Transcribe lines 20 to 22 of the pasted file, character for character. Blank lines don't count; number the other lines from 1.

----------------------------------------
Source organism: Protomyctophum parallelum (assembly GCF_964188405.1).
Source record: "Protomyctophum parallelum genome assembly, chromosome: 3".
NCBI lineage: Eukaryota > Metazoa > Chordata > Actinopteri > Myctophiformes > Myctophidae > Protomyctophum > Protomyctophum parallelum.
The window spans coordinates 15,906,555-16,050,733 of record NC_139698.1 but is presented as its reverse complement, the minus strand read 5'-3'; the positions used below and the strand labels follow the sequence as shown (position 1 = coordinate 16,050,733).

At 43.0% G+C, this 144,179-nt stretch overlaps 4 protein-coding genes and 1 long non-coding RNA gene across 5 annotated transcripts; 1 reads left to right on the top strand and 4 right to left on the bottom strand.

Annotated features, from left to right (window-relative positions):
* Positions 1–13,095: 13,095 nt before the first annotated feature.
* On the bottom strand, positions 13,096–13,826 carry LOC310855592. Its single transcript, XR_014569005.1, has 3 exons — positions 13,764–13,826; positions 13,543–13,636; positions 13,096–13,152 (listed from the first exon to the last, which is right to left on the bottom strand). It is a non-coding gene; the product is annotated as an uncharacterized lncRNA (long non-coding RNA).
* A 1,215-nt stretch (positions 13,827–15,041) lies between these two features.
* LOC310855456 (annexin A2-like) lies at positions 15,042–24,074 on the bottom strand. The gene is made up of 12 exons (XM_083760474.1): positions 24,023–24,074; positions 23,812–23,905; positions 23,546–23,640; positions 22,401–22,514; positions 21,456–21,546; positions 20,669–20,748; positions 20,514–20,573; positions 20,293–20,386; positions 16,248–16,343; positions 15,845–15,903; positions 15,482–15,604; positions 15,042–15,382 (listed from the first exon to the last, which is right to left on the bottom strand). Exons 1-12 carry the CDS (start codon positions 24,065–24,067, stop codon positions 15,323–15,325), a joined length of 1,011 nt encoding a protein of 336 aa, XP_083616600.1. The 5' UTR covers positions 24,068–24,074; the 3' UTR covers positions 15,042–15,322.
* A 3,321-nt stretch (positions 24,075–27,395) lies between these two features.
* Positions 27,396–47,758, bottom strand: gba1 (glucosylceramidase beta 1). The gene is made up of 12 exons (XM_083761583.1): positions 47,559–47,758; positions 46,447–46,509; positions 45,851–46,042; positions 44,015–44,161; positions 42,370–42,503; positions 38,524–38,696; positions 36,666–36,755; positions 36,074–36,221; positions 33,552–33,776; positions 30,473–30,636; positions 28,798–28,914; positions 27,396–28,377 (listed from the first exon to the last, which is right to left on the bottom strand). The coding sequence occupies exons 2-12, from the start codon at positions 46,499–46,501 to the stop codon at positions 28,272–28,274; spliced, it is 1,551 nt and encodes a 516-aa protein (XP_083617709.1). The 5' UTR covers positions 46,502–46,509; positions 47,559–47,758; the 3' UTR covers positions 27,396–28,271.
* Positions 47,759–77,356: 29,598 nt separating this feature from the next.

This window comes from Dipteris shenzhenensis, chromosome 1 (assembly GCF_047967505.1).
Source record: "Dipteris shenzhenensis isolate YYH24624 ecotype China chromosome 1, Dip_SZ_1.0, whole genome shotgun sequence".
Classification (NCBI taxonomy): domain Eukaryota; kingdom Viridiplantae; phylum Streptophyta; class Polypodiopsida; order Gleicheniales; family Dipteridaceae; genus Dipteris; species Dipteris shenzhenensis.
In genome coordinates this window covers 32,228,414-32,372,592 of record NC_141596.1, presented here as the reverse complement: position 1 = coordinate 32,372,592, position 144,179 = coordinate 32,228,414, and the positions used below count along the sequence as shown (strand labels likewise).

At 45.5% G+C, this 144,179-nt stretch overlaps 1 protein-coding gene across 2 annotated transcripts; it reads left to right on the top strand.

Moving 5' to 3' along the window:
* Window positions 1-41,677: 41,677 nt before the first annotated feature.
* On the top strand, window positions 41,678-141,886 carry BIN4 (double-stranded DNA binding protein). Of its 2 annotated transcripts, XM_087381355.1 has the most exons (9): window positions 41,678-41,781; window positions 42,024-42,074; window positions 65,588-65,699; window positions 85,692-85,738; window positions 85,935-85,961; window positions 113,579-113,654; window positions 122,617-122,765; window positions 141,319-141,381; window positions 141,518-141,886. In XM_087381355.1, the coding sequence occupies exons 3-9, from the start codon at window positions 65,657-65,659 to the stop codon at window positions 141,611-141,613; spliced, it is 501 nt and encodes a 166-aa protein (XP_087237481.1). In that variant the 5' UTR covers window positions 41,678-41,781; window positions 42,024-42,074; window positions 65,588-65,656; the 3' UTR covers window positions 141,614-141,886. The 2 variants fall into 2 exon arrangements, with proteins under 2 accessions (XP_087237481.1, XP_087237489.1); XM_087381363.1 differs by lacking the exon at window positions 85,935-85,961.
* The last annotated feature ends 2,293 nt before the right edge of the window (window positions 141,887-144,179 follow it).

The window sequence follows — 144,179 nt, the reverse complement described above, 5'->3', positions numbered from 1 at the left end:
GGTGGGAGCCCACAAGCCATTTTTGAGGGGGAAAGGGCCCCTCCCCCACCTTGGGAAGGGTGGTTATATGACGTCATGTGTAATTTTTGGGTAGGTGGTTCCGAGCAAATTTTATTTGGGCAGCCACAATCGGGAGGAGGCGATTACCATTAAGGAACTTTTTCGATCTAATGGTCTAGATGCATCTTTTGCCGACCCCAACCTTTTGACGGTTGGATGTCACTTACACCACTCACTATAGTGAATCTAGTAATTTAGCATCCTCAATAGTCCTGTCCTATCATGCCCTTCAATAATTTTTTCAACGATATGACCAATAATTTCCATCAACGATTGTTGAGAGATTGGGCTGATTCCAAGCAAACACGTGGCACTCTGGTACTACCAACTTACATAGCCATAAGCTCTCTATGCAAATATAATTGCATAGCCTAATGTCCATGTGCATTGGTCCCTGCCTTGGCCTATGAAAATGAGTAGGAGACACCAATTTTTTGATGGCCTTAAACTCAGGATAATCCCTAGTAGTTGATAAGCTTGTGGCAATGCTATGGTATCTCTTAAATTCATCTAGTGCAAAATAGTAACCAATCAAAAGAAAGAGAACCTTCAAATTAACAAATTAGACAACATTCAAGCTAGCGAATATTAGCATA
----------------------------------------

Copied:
* Window positions 1-41,677: 41,677 nt before the first annotated feature.
* On the top strand, window positions 41,678-141,886 carry BIN4 (double-stranded DNA binding protein). Of its 2 annotated transcripts, XM_087381355.1 has the most exons (9): window positions 41,678-41,781; window positions 42,024-42,074; window positions 65,588-65,699; window positions 85,692-85,738; window positions 85,935-85,961; window positions 113,579-113,654; window positions 122,617-122,765; window positions 141,319-141,381; window positions 141,518-141,886. In XM_087381355.1, the coding sequence occupies exons 3-9, from the start codon at window positions 65,657-65,659 to the stop codon at window positions 141,611-141,613; spliced, it is 501 nt and encodes a 166-aa protein (XP_087237481.1). In that variant the 5' UTR covers window positions 41,678-41,781; window positions 42,024-42,074; window positions 65,588-65,656; the 3' UTR covers window positions 141,614-141,886. The 2 variants fall into 2 exon arrangements, with proteins under 2 accessions (XP_087237481.1, XP_087237489.1); XM_087381363.1 differs by lacking the exon at window positions 85,935-85,961.
* The last annotated feature ends 2,293 nt before the right edge of the window (window positions 141,887-144,179 follow it).